GG: Medicine is becoming a technological industry. There are all kinds of applications of wireless. You’ll have sensors on your body that report adverse events. People with a history of heart disease will have instant response to changes in their physical condition. All of this administered through wireless systems that can create a new fabric of medical care that’s outside of hospitals and ordinary medical institutions. The whole field of medicine will be transformed. It’s hard to imagine that set of bureaucracies that have particular bureaucratic interests will be able to respond effectively to this challenge of high tech medical care. Andy Kessler’s book, he’s a close friend of mine and who comes to all of my technology conferences… and I think he’s right on target with that book. It’s a very amusing book too.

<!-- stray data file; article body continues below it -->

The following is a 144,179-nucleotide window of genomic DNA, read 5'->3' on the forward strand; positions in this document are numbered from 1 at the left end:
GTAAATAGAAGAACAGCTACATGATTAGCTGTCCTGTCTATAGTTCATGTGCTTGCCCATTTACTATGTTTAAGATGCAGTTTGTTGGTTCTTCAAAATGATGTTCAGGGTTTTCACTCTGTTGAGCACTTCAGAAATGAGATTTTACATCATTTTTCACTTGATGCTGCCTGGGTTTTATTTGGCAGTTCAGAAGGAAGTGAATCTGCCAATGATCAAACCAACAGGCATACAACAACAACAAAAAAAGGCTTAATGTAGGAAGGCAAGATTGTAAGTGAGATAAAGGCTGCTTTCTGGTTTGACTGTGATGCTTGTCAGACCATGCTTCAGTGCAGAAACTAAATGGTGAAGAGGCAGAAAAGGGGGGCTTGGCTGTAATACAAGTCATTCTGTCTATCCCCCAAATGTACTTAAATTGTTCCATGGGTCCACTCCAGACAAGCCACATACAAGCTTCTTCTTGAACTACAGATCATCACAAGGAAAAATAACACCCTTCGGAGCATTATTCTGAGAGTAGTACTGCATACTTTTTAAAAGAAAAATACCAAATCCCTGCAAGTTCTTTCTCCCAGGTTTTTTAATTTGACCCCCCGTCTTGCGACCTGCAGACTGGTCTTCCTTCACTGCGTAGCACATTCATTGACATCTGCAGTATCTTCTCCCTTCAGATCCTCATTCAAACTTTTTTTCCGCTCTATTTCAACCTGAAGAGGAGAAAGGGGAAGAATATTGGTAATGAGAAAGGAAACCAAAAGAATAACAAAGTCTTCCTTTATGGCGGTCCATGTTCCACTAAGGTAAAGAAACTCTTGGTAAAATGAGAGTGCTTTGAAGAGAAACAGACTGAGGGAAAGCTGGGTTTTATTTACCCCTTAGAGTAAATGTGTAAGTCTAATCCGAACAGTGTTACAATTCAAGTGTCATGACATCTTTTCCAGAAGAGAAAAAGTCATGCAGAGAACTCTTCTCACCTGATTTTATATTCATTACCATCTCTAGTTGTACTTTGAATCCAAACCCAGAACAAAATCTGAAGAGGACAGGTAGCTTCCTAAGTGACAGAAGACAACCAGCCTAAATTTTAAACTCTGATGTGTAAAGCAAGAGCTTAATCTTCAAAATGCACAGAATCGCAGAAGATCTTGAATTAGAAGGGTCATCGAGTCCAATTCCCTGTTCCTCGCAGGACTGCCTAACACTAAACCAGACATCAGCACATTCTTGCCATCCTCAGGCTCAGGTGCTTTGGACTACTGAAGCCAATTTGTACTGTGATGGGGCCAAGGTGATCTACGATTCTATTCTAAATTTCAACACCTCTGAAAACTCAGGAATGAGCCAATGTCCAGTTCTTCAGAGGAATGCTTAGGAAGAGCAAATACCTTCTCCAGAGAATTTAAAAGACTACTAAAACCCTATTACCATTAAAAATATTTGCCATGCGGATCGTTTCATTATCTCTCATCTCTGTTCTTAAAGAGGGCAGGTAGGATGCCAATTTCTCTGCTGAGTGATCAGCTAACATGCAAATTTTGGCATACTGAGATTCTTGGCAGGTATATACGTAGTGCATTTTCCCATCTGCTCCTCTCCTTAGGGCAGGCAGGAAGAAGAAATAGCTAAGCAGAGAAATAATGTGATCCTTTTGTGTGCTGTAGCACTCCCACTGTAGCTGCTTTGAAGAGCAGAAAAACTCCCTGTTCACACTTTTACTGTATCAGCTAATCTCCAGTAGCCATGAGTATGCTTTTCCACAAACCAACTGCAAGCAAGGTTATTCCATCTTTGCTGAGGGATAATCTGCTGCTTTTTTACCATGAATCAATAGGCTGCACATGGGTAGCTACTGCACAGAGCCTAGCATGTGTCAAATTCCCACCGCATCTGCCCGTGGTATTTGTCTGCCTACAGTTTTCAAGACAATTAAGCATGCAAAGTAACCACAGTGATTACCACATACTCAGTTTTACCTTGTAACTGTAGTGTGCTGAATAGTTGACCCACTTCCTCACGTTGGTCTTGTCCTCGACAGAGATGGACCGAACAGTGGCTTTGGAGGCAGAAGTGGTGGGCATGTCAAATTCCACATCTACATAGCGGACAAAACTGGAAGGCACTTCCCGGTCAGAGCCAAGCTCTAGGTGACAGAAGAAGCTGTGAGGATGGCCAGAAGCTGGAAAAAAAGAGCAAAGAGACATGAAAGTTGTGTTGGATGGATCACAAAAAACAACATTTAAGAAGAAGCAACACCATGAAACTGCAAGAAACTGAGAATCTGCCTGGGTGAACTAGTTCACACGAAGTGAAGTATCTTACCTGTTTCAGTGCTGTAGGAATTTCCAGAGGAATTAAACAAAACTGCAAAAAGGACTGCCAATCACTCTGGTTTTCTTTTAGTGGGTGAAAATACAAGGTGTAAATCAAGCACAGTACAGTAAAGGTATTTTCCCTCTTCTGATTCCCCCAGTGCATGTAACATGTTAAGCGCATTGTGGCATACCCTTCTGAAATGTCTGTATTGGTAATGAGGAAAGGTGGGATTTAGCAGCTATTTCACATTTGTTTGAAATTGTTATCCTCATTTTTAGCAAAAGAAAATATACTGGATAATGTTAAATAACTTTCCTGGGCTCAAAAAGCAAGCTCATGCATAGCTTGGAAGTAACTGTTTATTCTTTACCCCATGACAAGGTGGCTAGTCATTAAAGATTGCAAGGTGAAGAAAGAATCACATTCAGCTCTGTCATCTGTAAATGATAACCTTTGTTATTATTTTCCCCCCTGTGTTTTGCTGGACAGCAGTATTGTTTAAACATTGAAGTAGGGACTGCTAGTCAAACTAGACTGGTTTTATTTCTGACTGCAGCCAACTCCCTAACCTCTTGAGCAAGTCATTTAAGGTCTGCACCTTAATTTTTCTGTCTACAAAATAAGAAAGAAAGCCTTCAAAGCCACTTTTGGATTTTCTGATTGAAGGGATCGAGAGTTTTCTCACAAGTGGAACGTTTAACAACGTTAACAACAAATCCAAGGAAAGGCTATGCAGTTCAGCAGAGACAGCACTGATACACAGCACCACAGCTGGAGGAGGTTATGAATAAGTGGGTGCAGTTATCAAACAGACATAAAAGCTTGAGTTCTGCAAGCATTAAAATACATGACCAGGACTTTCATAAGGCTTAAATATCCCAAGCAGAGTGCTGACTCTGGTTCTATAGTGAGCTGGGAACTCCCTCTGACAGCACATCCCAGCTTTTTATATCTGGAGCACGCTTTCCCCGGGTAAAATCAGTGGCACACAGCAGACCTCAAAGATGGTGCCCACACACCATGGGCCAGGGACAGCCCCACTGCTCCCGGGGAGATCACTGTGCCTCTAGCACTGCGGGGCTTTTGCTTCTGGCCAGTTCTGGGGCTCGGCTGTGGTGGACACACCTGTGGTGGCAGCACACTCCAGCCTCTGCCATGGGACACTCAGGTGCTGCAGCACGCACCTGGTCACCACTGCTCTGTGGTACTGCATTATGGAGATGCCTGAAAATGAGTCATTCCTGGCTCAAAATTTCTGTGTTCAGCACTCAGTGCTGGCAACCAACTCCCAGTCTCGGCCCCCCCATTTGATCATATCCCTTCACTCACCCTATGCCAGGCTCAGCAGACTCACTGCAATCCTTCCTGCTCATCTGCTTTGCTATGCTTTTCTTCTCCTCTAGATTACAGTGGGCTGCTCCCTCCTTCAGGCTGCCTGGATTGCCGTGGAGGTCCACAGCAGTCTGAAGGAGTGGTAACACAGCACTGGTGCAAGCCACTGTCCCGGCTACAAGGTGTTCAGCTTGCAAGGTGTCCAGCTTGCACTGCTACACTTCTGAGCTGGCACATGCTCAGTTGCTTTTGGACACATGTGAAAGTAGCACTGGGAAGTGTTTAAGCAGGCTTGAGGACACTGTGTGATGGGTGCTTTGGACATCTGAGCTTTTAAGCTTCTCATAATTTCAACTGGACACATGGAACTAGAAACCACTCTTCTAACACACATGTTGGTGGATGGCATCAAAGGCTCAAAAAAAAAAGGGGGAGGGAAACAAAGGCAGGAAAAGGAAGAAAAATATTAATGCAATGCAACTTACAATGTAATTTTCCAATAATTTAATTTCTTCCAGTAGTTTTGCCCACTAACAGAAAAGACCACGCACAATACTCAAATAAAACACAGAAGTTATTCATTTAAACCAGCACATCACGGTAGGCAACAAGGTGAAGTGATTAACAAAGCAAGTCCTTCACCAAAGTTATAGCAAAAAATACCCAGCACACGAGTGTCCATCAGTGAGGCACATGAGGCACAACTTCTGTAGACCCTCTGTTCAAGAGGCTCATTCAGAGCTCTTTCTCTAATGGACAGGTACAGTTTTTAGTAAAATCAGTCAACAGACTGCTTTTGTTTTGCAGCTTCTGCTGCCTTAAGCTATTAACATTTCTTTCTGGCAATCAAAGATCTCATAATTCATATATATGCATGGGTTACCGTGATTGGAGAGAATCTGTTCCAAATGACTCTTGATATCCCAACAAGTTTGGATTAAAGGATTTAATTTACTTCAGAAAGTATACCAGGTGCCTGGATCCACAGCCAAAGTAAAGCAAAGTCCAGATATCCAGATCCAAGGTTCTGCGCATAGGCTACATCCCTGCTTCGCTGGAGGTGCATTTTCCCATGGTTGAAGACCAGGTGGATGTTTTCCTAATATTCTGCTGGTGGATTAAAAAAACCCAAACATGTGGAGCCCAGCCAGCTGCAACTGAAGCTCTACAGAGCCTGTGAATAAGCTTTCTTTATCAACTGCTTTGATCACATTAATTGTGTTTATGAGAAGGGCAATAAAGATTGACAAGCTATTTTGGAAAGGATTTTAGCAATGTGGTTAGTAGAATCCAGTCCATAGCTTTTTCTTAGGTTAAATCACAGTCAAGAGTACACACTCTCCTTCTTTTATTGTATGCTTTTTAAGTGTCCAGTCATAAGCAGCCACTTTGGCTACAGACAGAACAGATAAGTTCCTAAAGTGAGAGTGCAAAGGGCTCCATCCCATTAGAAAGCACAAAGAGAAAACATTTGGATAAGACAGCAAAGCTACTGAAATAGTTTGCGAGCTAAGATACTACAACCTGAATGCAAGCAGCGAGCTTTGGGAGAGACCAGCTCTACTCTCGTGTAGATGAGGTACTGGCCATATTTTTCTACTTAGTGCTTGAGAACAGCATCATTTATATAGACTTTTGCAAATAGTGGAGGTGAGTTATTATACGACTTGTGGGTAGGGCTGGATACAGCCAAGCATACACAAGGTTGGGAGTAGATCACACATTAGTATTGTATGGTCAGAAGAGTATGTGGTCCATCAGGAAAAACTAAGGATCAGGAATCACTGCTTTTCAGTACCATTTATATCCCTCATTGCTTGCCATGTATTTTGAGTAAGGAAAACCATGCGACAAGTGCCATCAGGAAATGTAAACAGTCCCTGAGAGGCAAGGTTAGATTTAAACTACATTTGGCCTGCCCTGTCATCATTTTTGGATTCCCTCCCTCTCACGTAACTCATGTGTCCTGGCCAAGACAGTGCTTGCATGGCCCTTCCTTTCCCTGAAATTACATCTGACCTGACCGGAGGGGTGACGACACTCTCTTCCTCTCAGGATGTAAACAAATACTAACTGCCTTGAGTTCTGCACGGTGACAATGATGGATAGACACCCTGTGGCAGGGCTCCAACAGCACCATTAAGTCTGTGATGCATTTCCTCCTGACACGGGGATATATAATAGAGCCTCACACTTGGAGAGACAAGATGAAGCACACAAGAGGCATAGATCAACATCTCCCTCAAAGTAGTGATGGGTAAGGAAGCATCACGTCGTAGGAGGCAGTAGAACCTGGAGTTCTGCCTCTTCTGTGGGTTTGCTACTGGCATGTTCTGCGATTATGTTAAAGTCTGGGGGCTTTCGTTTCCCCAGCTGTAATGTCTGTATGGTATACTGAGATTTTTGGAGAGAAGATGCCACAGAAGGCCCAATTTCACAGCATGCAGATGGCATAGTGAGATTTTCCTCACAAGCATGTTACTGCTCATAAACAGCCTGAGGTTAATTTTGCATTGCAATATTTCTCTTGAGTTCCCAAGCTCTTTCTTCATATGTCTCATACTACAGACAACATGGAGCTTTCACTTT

FC: Switching topics slightly. There’s a belief in Saskatchewan that profit is a zero sum game. I want to expand on what you said in your recent speech where you gave a prescription for understanding profit that would be quite different to the rationale that a lot of Saskatchewan policies use to have cooperative ownership or public ownership of various utilities.